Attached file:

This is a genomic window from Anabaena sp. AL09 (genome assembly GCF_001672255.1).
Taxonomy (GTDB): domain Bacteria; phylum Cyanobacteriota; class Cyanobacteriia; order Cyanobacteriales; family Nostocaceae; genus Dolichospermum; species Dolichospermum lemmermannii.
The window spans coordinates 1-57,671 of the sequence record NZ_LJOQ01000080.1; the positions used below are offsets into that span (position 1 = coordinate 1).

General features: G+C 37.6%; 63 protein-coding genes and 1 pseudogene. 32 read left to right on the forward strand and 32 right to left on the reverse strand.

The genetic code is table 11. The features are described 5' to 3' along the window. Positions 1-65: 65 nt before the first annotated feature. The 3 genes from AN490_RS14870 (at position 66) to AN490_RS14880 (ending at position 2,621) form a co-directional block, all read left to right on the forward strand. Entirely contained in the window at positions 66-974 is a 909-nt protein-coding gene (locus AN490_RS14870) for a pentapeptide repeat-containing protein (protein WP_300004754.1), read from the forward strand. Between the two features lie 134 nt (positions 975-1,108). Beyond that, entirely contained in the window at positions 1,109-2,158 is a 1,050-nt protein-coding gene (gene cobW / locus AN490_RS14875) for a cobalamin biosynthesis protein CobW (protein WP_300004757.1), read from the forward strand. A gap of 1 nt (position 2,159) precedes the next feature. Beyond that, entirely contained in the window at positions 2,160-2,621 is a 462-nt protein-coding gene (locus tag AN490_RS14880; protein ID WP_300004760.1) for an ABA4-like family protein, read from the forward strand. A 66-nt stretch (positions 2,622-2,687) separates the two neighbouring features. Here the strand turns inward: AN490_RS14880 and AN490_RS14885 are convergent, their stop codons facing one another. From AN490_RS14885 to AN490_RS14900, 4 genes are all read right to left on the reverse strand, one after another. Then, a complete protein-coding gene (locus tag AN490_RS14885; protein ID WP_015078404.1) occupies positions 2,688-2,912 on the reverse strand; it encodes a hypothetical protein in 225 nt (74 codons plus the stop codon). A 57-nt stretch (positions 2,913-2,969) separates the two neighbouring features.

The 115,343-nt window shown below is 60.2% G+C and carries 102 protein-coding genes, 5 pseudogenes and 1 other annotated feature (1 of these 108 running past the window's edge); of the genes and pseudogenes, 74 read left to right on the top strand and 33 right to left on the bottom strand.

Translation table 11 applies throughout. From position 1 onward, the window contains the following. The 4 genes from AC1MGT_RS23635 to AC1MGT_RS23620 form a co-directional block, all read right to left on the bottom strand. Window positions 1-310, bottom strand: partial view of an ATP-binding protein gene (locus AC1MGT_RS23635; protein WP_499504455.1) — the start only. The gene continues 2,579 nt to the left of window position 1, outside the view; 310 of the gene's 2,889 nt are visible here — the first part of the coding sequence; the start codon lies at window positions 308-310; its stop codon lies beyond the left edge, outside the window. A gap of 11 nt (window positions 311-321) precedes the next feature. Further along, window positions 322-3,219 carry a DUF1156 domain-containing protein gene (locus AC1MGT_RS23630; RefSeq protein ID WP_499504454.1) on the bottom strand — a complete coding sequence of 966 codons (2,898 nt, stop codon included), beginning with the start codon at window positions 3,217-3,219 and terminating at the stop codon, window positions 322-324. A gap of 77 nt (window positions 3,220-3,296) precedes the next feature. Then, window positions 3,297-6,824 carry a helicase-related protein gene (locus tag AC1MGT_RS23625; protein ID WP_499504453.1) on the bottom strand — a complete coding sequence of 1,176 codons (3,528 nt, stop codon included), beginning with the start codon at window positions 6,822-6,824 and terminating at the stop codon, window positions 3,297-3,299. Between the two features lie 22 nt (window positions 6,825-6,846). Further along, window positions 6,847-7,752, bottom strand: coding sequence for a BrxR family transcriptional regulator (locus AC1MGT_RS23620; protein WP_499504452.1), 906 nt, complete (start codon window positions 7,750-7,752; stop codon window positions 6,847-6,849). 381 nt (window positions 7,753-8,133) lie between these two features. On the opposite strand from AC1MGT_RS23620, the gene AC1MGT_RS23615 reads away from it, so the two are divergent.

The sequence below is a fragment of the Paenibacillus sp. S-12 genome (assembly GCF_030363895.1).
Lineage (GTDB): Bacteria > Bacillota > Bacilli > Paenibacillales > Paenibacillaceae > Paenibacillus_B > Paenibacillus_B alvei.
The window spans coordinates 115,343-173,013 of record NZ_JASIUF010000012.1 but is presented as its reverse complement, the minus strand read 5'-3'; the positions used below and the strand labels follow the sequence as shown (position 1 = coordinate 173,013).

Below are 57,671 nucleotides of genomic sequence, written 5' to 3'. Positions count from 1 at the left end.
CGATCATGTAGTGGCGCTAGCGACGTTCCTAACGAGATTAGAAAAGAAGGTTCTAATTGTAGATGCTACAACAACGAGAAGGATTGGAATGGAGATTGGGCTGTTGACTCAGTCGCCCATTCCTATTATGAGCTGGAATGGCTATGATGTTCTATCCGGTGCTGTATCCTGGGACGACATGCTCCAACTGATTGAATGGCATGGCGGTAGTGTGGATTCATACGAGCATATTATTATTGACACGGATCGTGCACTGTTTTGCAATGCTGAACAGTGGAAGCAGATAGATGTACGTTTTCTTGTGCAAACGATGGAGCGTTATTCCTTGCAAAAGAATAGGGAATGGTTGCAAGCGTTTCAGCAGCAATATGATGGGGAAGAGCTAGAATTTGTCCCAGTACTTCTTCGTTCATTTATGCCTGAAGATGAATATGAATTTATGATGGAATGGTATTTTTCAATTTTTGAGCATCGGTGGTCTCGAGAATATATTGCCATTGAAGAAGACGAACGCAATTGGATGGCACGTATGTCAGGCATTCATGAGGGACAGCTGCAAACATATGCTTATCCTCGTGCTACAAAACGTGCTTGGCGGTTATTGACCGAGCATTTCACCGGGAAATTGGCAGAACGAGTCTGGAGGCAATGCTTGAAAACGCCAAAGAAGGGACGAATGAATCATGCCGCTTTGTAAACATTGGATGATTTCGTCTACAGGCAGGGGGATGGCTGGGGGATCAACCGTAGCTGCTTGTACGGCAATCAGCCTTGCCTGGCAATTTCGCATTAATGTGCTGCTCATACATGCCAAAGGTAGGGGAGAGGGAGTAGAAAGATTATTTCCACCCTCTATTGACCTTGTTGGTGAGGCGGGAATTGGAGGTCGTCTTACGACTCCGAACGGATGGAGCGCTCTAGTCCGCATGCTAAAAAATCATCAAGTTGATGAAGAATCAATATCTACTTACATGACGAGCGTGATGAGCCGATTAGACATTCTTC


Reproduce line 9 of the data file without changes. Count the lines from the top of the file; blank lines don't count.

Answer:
Lineage (GTDB): Bacteria > Bacillota > Bacilli > Paenibacillales > Paenibacillaceae > Paenibacillus_B > Paenibacillus_B alvei.